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Home repossession mess in Gauteng gets its day in court

Lawyers defending clients against the banks say the Gauteng Judge President’s recent directive can be used to freeze home repossessions and evictions.

Gauteng Judge President Dunstan Mlambo wants a full bench of the High Court to sort out the mess of inconsistent judgments over home repossession cases.

In a recent practice directive, Mlambo says he also wants a full bench of the court to decide on the setting of reserve prices when properties are sold at sheriffs’ auctions. Until recently, repossessed properties were sold at auction without reserve prices, resulting in some homes being sold for as little as R10. A recent change in High Court rules now allows judges to set reserve prices. But this has also caused confusion. Some judges have dismissed banks’ applications to declare properties “specially executable” without a reserve price, while others have done the opposite.

In April, former public protector Thuli Madonsela highlighted the injustice of selling properties for a fraction of their market worth, after the Pretoria High Court decided it was legal for Standard Bank to sell a R470 000 house for R40 000 to recover a mortgage debt.

She tweeted: “With due respect to the court, I consider this judgment to be grossly unjust and inequitable. It is a setback regarding social justice. Should this matter be taken on appeal, it would be great if all those concerned about social justice join in as amicus curae (friend of the court)”.

Cases such as this have embarrassed the banks and the legal profession. Following Madonsela’s advice, the Lungelo Lethu Human Rights Foundation (LLHRF), represented by lawyers at the Legal Resources Centre, has been joined to the proceedings as a friend of the court, and will be making written and oral submissions.

LLHRF president King Sibiya sees the directive from the Judge President as a major victory against creditor abuse: “It effectively amounts to a freeze on evictions in Gauteng, which is exactly what we have been campaigning for all these years. There are more humane ways for banks to recover debts than throwing families onto the street. We say the Constitutional rights to dignity, property and justice must be given due weight by courts when hearing cases involving the recovery of debts by banks.”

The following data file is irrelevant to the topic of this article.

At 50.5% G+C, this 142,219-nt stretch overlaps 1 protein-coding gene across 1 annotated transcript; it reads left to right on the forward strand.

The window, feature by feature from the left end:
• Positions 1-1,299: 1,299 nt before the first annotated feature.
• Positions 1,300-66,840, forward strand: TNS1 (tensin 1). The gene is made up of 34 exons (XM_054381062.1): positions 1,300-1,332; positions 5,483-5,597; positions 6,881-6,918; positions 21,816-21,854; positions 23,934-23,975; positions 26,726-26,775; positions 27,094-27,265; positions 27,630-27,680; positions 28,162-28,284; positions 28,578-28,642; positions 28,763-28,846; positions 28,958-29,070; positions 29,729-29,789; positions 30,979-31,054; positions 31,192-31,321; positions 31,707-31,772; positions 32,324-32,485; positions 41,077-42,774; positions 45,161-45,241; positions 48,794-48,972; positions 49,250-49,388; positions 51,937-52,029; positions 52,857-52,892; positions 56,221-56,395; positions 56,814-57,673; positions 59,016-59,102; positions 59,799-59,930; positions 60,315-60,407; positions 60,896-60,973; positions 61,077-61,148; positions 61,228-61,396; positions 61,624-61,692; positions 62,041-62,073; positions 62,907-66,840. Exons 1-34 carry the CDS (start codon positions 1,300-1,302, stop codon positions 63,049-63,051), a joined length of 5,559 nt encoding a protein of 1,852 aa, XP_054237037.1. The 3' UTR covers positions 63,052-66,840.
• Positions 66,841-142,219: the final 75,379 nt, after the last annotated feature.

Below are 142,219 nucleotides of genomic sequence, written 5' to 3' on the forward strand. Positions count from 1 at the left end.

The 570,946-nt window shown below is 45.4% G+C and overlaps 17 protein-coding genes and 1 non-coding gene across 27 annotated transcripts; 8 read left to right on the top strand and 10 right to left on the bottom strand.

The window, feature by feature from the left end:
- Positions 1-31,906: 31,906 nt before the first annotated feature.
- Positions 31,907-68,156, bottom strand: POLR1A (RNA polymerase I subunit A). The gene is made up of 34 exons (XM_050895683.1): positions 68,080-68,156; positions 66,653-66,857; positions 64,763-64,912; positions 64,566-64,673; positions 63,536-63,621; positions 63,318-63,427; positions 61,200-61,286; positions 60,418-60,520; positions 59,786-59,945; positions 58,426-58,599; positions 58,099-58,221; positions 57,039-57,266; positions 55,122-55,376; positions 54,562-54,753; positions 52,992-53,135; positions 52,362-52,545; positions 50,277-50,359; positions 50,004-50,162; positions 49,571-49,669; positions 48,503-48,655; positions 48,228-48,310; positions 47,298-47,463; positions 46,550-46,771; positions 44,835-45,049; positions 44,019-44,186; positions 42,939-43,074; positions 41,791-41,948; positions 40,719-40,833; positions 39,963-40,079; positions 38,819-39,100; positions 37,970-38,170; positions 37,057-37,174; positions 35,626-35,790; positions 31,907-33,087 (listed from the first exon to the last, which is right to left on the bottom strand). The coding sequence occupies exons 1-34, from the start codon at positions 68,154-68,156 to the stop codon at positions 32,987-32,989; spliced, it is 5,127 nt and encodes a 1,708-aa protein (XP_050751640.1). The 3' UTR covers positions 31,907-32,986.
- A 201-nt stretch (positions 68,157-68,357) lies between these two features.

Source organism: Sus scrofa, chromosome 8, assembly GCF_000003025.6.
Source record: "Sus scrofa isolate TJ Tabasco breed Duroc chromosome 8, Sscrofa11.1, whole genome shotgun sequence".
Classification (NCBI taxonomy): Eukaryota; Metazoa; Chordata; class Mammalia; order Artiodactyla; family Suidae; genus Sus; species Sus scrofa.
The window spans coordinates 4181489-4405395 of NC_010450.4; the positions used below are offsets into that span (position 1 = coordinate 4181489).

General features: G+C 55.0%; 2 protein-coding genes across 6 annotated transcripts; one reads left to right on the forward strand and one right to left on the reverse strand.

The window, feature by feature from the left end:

Sibiya is one of the architects of the R60 billion class action suit being brought against the major lending banks for selling repossessed properties below market price.

“There is an epidemic of evictions in the townships in recent years, with gross abuse of court procedure. We recently surveyed several hundred evictees and more than half were not properly notified by the banks of their intention to bring legal action. How can you defend yourself when you do not know the bank is bringing legal action? It is time for the courts to sort out these inconsistent judgments and abuse of court processes by creditors.”

Alexandra Ashton, an attorney with the Legal Resources Centre, says the Judge President’s directive can’t be used to stop the sale if an order for execution has already been given. “But in cases which are pending before the court in which banks have applied for sale in execution, the directive is a reason for the matter to be postponed until the full court has given its judgment.”

Legal advisor to the LLHRF, Leonard Benjamin, argues that a special tribunal needs to be set up to hear home repossession cases. “The adversarial nature of the court process and the winner-take-all result – usually in favour of the banks – is not always in the best interests of justice. In some of the cases we have seen, the banks are getting away with murder, claiming legal and administration fees to which they are not entitled, and often incorrectly calculating interest and outstanding loan amounts. The courts are not the right forum for this. We need a specialised forum where these cases can be aired in a spirit of finding resolution and allowing debtors time to recover from a financial setbacks without losing their homes.”

Moneyweb approached Standard Bank for comment on the directive. Ross Linstrom, spokesman for the bank, replied: “As you are aware the matter is currently sub judicae and we therefore cannot comment on the questions that you have posed. Suffice for us to say that Standard Bank has duly served and filed its papers and we await the hearing of the matter.”

The Judge President’s directive references four cases involving Absa and Standard Bank to be decided by the High Court. It highlights inconsistencies in judgments by the court, particularly where banks apply for default judgments against debtors and at the same time ask the courts to declare properties executable (authorising them to be sold at sheriffs’ auctions). For banks, this expedites matters and allows them to auction properties without having to approach the court twice: once for a money judgment, and again to declare the property executable.

Mlambo’s directive says the practice of the court is to postpone applications such as these to allow the debtor time to catch up on the arrears. “If upon the postponed date the arrears will have been brought up, the agreement would be reinstated (in terms of the National Credit Act) and the debtor will not lose her home,” says the directive.